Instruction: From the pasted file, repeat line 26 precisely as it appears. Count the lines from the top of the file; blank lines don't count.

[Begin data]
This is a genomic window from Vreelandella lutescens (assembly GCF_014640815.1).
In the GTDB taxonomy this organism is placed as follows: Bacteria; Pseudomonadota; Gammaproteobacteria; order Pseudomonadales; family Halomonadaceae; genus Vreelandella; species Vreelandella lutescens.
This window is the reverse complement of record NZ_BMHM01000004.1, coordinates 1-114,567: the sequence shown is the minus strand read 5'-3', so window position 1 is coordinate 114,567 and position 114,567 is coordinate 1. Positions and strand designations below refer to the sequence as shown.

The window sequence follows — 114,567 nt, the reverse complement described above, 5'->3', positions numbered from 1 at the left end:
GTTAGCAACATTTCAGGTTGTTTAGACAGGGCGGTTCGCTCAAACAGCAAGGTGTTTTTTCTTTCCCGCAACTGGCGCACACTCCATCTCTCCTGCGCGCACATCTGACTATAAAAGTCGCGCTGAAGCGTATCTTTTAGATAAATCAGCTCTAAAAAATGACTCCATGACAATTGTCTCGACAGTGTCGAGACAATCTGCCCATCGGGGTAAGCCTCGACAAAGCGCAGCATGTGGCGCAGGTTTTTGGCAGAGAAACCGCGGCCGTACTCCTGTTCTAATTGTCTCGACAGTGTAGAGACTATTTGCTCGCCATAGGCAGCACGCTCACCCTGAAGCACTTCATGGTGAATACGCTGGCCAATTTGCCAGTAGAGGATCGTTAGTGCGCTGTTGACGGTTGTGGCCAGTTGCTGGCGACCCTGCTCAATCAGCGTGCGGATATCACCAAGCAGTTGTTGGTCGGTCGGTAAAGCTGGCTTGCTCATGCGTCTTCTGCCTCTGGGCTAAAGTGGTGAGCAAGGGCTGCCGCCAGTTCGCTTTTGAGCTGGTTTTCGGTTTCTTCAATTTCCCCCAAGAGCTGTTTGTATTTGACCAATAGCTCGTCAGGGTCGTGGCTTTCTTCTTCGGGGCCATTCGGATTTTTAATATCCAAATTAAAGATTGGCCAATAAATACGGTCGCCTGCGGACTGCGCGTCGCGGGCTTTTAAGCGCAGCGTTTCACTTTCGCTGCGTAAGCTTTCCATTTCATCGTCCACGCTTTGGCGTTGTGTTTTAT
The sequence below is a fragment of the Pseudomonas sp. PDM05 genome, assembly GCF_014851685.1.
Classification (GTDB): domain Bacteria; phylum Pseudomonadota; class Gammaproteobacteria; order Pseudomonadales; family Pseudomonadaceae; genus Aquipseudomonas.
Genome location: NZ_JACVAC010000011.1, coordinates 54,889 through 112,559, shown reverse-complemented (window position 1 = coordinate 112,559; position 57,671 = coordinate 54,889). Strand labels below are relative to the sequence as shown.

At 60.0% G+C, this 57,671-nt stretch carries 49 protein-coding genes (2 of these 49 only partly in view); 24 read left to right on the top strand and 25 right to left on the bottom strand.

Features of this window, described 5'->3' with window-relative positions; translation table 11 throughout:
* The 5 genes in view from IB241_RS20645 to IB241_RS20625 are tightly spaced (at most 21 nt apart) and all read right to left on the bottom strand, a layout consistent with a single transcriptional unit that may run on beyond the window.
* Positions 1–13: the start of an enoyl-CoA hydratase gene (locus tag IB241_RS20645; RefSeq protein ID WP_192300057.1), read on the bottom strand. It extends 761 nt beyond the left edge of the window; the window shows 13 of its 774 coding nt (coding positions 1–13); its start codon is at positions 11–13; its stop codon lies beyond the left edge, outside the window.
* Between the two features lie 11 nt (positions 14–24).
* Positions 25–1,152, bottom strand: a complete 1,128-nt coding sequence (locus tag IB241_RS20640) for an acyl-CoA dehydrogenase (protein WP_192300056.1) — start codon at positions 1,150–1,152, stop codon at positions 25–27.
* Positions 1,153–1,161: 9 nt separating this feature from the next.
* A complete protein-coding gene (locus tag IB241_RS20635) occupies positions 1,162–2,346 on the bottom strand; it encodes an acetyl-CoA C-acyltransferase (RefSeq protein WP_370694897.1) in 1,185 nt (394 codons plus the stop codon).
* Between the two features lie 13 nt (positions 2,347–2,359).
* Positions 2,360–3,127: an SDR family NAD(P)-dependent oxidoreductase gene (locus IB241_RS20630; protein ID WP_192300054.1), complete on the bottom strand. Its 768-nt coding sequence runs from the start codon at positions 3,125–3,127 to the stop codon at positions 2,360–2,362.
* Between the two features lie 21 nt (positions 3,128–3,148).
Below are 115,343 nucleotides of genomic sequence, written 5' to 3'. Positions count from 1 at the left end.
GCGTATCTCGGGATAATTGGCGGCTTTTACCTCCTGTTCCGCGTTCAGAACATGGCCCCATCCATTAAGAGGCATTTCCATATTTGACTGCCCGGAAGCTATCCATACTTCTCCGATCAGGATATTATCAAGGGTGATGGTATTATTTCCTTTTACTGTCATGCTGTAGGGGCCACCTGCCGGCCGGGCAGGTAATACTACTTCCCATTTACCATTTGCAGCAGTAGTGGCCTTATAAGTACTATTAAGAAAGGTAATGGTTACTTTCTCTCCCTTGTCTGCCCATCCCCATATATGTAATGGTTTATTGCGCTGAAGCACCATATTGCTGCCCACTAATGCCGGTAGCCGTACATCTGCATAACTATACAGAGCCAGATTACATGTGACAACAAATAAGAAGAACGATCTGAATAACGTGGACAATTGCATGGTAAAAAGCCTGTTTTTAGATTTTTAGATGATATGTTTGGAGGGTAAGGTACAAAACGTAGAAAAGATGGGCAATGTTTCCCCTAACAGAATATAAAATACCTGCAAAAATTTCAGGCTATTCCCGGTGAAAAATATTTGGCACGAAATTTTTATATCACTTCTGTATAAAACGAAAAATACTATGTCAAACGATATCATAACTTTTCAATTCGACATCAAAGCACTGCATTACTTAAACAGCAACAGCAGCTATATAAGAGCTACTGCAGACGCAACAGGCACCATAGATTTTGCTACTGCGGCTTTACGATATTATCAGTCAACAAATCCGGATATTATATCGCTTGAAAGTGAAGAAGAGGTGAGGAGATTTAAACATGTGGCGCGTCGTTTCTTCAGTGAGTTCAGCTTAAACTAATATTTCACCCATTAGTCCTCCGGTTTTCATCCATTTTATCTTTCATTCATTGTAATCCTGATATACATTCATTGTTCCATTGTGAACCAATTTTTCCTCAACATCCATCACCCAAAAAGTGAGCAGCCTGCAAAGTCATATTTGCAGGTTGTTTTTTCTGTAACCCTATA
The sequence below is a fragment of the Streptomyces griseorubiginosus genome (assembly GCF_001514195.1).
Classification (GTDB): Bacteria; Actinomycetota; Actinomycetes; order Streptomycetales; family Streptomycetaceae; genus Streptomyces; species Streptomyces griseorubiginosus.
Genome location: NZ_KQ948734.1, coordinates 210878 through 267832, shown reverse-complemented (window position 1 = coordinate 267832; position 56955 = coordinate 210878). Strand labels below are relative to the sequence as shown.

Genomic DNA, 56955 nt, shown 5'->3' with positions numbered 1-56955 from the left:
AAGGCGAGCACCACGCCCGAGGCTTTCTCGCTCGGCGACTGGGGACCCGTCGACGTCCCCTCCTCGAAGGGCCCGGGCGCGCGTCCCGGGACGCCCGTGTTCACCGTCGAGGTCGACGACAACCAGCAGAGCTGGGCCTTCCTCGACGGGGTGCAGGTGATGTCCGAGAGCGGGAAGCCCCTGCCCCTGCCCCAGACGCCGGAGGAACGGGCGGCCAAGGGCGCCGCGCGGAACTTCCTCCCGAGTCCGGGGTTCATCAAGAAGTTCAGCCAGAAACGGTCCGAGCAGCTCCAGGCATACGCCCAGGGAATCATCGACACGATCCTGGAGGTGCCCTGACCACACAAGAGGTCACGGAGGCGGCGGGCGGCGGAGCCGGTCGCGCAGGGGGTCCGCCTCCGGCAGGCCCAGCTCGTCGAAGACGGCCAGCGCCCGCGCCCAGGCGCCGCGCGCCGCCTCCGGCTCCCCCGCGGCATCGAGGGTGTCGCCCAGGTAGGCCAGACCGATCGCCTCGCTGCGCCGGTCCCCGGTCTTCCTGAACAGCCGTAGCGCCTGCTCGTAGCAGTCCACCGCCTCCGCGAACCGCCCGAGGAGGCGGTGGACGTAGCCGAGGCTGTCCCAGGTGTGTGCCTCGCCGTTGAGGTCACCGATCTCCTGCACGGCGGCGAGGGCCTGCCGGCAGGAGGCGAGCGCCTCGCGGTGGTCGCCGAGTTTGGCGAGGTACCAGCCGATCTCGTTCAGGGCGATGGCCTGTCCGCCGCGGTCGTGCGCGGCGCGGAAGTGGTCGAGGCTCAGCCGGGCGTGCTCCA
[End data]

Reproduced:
AAGGCGAGCACCACGCCCGAGGCTTTCTCGCTCGGCGACTGGGGACCCGTCGACGTCCCCTCCTCGAAGGGCCCGGGCGCGCGTCCCGGGACGCCCGTGTTCACCGTCGAGGTCGACGACAACCAGCAGAGCTGGGCCTTCCTCGACGGGGTGCAGGTGATGTCCGAGAGCGGGAAGCCCCTGCCCCTGCCCCAGACGCCGGAGGAACGGGCGGCCAAGGGCGCCGCGCGGAACTTCCTCCCGAGTCCGGGGTTCATCAAGAAGTTCAGCCAGAAACGGTCCGAGCAGCTCCAGGCATACGCCCAGGGAATCATCGACACGATCCTGGAGGTGCCCTGACCACACAAGAGGTCACGGAGGCGGCGGGCGGCGGAGCCGGTCGCGCAGGGGGTCCGCCTCCGGCAGGCCCAGCTCGTCGAAGACGGCCAGCGCCCGCGCCCAGGCGCCGCGCGCCGCCTCCGGCTCCCCCGCGGCATCGAGGGTGTCGCCCAGGTAGGCCAGACCGATCGCCTCGCTGCGCCGGTCCCCGGTCTTCCTGAACAGCCGTAGCGCCTGCTCGTAGCAGTCCACCGCCTCCGCGAACCGCCCGAGGAGGCGGTGGACGTAGCCGAGGCTGTCCCAGGTGTGTGCCTCGCCGTTGAGGTCACCGATCTCCTGCACGGCGGCGAGGGCCTGCCGGCAGGAGGCGAGCGCCTCGCGGTGGTCGCCGAGTTTGGCGAGGTACCAGCCGATCTCGTTCAGGGCGATGGCCTGTCCGCCGCGGTCGTGCGCGGCGCGGAAGTGGTCGAGGCTCAGCCGGGCGTGCTCCA